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How Does Trauma Affect People?

"Trauma" is a broad concept that can be applied to any negative experience that has a lasting effect on someone. But what are those effects, exactly? And how does therapy help someone address them?

The Impact of Trauma

In the context of therapy, "trauma" refers to experiences in which a person feels an intense sense of fear or distress, which activates the body's threat response. This means the nervous system reacts as if the person is in physical danger--whether or not there is an actual physical threat. Under normal circumstances, this kind of reaction may be unpleasant or feel excessive, but it doesn't produce a long-lasting effect on the person; once they stop feeling threatened, their nervous system goes back to its "resting" state and they calm down, physically and mentally.

But in the case of trauma, this experience has a profound and long-lasting impact on the person. Once their nervous system has entered that "threatened" state, it may be difficult for them to entirely "calm down", and they may be "edgy" and nervous most of the time. Or, certain "triggers" may cause them to enter that "threatened" state very quickly, even if there is no obvious threat. Triggers can be anything that reminds a person of a traumatic event, such as a sound, a smell, or even a memory.

These effects can stay with a person for years--perhaps even the rest of their life, if they're not effectively treated. For more information about the effects trauma has on the body, please click here.

The Many Masks of Trauma

Trauma is a difficult thing for anyone to experience, but one of the things that makes it difficult is that it isn't always obvious that trauma is the problem--even to the person experiencing it. Trauma can manifest as many different things, including anger, sadness, recklessness, substance use, memory problems, or relationship problems. How can we tell when trauma is at the root of these things?

The nature of trauma is to create strong, uncontrollable emotional reactions that may feel like they come from the body more than the mind. For instance, a person may suddenly become extremely angry, or frightened, without knowing why. They may find themselves nauseated or dizzy, or experience dissociation, in which they feel disconnected from their body or their surroundings. They may experience hypervigilance, in which they feel the need to constantly monitor their surroundings and be on the lookout for anything dangerous. All of these are signs that trauma may be underneath whatever problems they're seeing on the surface.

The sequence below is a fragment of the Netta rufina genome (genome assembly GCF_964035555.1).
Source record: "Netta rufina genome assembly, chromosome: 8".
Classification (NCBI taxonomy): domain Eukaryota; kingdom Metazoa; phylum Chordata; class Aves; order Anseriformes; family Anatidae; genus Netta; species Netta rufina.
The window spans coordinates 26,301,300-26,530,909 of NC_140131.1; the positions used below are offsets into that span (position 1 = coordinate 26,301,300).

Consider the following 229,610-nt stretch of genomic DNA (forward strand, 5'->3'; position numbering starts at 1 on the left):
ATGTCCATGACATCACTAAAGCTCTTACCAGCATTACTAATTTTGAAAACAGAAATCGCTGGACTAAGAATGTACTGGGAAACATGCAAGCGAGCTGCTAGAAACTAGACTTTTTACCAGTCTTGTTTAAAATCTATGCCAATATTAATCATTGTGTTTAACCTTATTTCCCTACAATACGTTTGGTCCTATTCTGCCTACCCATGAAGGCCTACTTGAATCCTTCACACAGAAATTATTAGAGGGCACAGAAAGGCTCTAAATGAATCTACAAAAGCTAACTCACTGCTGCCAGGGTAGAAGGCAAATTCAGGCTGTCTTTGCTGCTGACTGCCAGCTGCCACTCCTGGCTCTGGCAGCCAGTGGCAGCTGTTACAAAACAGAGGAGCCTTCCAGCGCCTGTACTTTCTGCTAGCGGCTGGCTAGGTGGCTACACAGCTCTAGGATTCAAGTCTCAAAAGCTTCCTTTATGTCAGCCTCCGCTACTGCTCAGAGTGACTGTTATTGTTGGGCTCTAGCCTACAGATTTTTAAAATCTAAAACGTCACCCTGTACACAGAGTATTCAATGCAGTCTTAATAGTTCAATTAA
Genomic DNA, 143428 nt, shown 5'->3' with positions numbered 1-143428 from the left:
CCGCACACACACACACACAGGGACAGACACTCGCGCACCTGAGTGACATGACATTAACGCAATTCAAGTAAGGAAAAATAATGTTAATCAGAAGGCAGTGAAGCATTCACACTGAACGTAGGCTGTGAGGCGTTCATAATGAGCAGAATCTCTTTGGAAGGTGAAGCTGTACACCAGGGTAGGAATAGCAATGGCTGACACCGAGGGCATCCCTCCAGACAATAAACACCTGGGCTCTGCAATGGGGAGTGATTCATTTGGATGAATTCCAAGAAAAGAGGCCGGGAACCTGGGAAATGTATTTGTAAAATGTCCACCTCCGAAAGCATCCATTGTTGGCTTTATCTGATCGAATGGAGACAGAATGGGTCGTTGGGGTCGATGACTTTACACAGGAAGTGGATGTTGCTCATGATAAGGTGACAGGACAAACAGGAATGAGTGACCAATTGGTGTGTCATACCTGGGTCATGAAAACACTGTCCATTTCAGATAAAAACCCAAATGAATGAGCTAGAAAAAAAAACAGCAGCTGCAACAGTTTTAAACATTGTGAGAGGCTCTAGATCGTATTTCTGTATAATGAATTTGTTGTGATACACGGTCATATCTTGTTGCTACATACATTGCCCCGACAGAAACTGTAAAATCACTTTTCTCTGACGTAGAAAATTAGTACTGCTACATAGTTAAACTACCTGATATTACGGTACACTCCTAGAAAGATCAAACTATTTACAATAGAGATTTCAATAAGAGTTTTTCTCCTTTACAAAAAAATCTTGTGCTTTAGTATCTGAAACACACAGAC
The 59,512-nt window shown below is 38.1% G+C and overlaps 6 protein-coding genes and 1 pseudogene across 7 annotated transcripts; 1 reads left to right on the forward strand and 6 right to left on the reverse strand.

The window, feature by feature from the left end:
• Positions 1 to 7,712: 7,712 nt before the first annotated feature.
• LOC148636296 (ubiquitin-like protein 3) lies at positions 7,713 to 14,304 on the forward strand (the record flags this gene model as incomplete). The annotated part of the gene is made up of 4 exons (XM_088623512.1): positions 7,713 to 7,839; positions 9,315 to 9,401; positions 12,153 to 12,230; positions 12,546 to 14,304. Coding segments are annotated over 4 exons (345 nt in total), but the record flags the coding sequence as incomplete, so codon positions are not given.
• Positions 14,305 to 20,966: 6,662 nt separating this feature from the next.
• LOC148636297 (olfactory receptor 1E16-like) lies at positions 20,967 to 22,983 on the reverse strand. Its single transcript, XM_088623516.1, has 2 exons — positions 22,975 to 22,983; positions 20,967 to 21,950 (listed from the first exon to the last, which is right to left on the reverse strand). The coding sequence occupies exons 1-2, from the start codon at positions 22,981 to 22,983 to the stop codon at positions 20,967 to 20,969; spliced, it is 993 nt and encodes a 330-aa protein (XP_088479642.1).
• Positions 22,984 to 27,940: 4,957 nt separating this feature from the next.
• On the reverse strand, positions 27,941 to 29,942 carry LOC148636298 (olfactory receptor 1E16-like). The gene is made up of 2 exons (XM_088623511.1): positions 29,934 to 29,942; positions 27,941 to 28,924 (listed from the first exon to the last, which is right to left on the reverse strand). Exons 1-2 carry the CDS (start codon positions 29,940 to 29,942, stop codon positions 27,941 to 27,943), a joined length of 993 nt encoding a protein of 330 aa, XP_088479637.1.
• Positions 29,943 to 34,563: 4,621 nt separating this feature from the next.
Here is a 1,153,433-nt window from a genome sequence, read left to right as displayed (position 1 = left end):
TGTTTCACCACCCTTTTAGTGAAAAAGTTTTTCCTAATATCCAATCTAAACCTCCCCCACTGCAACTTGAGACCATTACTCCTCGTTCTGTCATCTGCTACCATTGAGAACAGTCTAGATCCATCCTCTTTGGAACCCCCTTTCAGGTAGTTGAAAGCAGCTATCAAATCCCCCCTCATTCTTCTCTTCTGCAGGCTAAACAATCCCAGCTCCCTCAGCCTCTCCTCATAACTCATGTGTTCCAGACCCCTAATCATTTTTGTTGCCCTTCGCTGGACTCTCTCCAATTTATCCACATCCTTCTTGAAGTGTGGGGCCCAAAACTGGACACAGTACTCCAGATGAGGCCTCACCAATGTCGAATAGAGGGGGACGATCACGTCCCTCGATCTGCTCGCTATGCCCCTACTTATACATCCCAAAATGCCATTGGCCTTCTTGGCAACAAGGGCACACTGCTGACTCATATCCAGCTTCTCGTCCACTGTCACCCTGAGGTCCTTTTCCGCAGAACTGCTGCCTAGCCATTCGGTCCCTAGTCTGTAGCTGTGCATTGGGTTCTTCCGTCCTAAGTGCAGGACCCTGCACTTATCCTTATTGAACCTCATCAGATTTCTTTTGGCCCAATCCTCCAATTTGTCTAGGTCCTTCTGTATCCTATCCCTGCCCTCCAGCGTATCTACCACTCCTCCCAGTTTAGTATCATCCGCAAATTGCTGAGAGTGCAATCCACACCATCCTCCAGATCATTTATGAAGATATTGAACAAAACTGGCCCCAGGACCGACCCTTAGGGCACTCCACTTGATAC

One important thing to remember is that a person doesn't need to be able to remember the traumatic event itself to be affected by it. The evidence of trauma isn't in what the person remembers--it's in how their body reacts to threats. If they have an extreme, uncontrollable reaction to things that put their nervous system into "threat mode", it's possible that's the result of trauma.

How Healing Happens

Many people who come to therapy for help with trauma are reluctant to talk about their traumatic experiences. Discussing these things can be painful, and even cause further trauma. The good news is, discussing the actual events of the trauma isn't necessary for healing to take place (though some people do find it helpful to talk about what happened to them, in which case therapy is an excellent place to do that).

Because the effects of trauma impact the body and nervous system, healing from trauma can take place by working with the body and helping it learn to react more moderately, whether the events of the trauma are discussed or not. The key is having ways to reduce the intensity of the body's threat response, without having to avoid or "numb" it (such as with drugs or alcohol).